Above: Accumulated precipitation over the last seven days, June 12-18, 2018.
Moderating weather over the last seven days has helped firefighters make progress on some of the fires in Colorado, Wyoming, New Mexico, and Utah. Today’s national Situation Report showed little or no increase in the size of wildfires in those four states. The 416 Fire in southwest Colorado and the Badger Creek Fire in southern Wyoming released a total of 345 personnel over the last 24 hours.
Todd Pechota’s Type 1 Incident Management Team is currently assigned to the 416 Fire, but Joe Reinarz’s NIMO team has been mobilized for the fire, which could be an indication that they expect it to be a long term incident. The west side of the fire has spread into steep, remote terrain above 8,000 feet as it grows closer to an 11,000 to 12,000-foot ridge five miles away. Much of the ridge is above the timber line and may eventually, with patience over time, serve as a barrier. Mr. Reinarz’s team team will transition on Friday.
Below, National Weather Service graphics show the observed precipitation and the departure from normal for the last 30 and 90 days.
Most of the spread of the 416 Fire north of Durango, Colorado Tuesday and Tuesday night was on the west side where it continues to grow onto the higher slopes in terrain that becomes increasingly difficult for ground-based firefighters. The fire ate up about 1,500 acres to bring the total to 25,900 acres.
It was announced Tuesday night that the evacuation order for residents in San Juan County will lift at 8 a.m. on June 13. Residents will need to present a Rapid Tag resident credentials to return. The residences in San Juan County will remain on pre-evacuation notice.
Resources on the 416 Fire include 9 Type 1 hand crews, 14 Type 2 hand crews, 55 engines, 3 dozers, and 4 water tenders for a total of 1,028 personnel. There are 203 personnel on the Burro Fire.
There was very little growth or activity on the Burro Fire Tuesday.
Fire management authorities are not releasing the cause of either fire.
A photo I took two days ago from the 416 Fire. If you look at the photo with the flames ripping the hillside, you can see the little white dots right in front of the fire. Those are the helmets of the the Hotshots, an elite team that battle high priority fires. #416Firepic.twitter.com/XWYxuluGzJ
(Originally published at 12:12 p.m. MDT June 12, 2018)
The wildfire with the odd name, “416”, continues to be very active especially on the west side. Over the past two days it has grown two miles closer to Durango, Colorado on the south side and is now seven miles from the north edge of the city, covering a total of 23,378 acres.
The west side of the 416 Fire has been the location of most of the activity recently where it has spread seven miles west of Highway 550 and to within six miles of another blaze, the 2,337-acre Burro Fire.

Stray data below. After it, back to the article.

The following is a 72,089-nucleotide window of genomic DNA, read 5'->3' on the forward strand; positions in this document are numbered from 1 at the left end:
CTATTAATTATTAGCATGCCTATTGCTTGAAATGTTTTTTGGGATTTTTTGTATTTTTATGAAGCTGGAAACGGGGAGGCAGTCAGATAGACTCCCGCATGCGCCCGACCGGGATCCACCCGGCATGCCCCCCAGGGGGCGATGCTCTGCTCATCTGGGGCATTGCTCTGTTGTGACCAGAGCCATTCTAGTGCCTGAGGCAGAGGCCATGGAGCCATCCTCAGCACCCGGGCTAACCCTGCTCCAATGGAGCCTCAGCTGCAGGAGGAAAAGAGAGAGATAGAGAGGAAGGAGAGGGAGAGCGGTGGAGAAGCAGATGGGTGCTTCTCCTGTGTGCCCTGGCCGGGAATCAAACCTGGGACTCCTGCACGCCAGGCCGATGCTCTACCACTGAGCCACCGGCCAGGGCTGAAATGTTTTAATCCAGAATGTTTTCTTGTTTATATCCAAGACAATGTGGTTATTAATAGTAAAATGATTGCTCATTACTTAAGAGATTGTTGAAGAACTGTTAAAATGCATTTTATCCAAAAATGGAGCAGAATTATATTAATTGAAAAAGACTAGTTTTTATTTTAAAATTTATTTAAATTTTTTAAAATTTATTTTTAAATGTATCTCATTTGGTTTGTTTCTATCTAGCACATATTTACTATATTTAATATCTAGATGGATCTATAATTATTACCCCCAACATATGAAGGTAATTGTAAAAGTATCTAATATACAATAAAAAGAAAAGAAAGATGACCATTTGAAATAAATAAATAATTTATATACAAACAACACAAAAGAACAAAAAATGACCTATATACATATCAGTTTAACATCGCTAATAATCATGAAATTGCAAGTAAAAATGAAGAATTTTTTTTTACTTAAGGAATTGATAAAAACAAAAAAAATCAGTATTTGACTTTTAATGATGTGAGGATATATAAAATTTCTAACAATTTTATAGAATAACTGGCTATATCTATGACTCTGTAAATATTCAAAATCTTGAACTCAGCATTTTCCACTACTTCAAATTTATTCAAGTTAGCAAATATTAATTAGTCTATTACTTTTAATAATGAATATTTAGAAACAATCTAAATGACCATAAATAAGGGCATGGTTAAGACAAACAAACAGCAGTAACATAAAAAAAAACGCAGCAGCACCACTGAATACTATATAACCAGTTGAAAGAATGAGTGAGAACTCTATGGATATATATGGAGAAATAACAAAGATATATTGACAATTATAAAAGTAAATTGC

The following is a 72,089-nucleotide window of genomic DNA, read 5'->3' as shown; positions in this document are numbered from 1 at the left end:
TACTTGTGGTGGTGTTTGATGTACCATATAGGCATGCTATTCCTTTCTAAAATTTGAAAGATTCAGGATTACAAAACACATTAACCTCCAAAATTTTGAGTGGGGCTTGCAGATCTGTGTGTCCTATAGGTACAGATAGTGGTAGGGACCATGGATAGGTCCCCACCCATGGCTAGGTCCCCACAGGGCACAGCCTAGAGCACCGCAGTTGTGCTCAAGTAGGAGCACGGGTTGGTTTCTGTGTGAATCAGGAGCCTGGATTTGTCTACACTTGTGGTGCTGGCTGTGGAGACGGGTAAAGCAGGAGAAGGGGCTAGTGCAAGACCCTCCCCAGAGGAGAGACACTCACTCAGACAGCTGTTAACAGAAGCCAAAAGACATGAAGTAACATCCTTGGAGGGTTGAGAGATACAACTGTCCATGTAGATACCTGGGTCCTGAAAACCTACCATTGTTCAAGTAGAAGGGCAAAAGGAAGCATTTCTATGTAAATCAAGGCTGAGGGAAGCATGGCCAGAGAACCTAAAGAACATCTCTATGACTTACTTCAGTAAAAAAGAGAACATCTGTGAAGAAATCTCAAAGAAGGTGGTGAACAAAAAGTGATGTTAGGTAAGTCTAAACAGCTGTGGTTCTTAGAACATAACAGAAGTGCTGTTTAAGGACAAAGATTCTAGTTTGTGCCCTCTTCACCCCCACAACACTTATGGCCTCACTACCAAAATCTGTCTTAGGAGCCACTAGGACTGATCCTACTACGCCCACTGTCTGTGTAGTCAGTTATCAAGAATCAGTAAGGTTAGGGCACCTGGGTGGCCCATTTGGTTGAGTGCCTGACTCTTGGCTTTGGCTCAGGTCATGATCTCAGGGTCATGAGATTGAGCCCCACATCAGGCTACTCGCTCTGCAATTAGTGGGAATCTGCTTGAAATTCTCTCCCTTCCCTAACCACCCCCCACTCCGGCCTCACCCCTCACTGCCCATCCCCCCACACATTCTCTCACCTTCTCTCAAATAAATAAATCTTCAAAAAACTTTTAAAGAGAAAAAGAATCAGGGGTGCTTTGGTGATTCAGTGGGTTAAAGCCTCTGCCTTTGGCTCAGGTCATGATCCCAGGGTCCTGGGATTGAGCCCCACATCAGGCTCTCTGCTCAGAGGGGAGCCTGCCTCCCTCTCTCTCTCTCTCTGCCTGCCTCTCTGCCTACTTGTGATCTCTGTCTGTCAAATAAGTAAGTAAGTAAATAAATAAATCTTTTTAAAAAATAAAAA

The west side of the 416 Fire is burning at over 8,000 feet in terrain that is difficult for ground resources. An 11,000 foot ridge separates the two fires and in normal times should serve as a barrier preventing them from merging, but the way wildfires have been behaving in recent years is anything but “normal”.
Todd Pechota’s Type 1 Incident Management Team is handling both fires.
The weather forecast for the fire area through Thursday calls for south and southwest winds of less than 10 mph, temperatures in the low 80’s, and 9 to 12 percent relative humidity. Beginning Thursday there is a chance of thunderstorms.
Above: An MD87 air tanker drops on the 416 Fire June 7, 2018. Photo by Dan Bender, La Plata County Sheriff’s Office.
The 416 Fire that started June 1 just north of Hermosa, Colorado 10 miles north of Durango has been consistently active every day since then. So far firefighters have been able to keep it west of Highway 550, and until Friday it was east of Hermosa Creek. But at about 5:45 p.m. MDT Friday the San Juan National Forest reported the fire had crossed the creek just west of Lower Hermosa Campground.
A mandatory evacuation order was issued Friday for 304 residences on the east and west sides of U.S. Highway 550 from Electra Lake Drive to Hermosa Cliffs Road and the north end of Two Dogs Trail. More information about evacuations is available at the La Plata County Government Facebook page.
Officials closed U.S. Highway 550 Friday afternoon due to fire activity.
Friday afternoon at 4 p.m. a new fire broke out northwest of the 416 Fire near mile marker 34 on HWY 145 . It is named the Burro Mountain Fire and at 5:47 p.m. MDT smoke from the fire was visible on a satellite photo. At 7 p.m. the San Juan National Forest was in the process of issuing closure orders for this fire.
Todd Pechota’s Type 1 Incident Management Team will assume command of the 416 Fire at 6 a.m. Saturday.
Thanks and a tip of the hat go out to Bean. Typos or errors, report them HERE.